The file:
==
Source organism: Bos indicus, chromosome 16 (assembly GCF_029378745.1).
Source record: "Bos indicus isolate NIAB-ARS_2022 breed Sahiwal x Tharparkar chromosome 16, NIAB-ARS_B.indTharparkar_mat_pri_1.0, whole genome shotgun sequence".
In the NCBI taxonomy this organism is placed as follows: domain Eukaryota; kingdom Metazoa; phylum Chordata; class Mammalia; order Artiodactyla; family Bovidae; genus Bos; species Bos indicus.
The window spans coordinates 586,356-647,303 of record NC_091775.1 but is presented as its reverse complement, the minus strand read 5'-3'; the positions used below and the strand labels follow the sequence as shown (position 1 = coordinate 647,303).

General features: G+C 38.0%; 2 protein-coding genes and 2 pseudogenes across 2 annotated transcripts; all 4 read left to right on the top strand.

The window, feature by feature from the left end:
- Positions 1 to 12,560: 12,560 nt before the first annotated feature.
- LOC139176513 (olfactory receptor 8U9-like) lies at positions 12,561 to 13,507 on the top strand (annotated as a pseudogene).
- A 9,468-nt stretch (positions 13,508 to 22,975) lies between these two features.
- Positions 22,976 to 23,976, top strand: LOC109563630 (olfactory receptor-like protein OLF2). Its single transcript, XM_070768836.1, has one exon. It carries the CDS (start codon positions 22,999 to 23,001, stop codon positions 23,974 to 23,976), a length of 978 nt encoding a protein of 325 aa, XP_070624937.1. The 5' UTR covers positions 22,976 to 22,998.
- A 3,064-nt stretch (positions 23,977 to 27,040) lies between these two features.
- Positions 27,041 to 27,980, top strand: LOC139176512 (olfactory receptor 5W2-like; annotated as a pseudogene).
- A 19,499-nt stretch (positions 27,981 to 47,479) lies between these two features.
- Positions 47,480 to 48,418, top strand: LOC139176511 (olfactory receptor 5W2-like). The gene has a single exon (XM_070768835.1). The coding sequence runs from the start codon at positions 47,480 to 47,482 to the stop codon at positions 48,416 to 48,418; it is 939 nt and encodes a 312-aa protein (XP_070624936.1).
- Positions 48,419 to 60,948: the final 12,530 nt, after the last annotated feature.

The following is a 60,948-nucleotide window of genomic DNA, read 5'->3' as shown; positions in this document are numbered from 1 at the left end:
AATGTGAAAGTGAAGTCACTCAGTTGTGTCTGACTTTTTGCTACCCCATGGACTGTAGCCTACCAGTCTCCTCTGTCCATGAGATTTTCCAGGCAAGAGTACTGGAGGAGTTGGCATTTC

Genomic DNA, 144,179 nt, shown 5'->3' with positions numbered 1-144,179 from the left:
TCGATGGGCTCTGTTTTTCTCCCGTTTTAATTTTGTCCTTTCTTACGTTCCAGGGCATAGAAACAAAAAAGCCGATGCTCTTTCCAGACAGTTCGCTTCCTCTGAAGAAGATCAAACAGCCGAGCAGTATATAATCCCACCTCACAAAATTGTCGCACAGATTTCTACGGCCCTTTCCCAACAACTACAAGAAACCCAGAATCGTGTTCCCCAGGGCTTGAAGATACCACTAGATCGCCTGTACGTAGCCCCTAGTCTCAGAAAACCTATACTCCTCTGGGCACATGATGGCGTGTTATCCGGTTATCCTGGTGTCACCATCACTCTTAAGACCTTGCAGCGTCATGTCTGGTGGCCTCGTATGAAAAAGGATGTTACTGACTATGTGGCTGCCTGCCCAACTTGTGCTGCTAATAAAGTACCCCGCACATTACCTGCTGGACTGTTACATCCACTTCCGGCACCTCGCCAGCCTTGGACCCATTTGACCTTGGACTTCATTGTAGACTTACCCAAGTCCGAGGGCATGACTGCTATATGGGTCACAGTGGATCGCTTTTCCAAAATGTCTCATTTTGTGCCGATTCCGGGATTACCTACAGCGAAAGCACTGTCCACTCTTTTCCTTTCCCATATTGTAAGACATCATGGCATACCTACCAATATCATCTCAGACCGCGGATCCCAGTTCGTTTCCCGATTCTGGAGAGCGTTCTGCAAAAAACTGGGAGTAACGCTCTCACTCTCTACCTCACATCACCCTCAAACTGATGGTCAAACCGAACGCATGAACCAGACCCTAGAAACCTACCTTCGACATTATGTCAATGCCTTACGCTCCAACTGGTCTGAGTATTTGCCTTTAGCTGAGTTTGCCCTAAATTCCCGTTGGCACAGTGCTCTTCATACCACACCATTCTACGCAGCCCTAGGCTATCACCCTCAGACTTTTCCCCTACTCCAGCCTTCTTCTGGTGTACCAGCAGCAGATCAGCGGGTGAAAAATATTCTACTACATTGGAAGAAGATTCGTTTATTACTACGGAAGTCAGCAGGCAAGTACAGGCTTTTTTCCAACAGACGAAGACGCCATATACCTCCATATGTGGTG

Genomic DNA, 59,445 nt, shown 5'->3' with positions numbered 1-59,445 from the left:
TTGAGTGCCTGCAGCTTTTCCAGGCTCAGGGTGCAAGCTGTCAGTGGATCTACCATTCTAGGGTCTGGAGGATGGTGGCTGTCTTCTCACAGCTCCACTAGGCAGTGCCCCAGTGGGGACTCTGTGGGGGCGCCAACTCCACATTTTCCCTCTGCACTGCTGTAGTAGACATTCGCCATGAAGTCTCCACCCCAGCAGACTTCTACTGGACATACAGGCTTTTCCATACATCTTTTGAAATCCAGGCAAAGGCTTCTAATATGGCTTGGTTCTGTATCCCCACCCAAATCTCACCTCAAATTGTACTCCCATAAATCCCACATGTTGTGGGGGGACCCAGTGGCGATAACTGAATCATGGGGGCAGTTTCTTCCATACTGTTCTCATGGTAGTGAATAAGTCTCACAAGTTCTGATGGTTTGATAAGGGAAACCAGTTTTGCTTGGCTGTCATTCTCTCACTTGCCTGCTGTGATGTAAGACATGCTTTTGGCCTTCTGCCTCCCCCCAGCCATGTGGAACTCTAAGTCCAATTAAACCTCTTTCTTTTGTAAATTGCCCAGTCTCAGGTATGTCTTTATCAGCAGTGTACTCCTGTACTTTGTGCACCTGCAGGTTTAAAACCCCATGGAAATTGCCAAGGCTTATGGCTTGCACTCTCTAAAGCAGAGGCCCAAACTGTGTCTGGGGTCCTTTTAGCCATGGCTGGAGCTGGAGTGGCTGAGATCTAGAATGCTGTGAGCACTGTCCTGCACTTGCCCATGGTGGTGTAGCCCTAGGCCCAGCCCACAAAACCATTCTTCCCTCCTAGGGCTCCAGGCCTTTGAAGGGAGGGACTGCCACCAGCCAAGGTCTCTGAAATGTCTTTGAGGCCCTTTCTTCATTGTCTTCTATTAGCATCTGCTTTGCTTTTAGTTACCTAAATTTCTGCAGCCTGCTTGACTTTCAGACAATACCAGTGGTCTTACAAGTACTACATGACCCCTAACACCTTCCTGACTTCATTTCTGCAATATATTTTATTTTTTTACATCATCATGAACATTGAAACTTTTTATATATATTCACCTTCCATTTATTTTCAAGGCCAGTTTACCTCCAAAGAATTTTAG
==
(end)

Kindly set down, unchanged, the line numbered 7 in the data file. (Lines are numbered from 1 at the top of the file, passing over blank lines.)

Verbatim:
- Positions 1 to 12,560: 12,560 nt before the first annotated feature.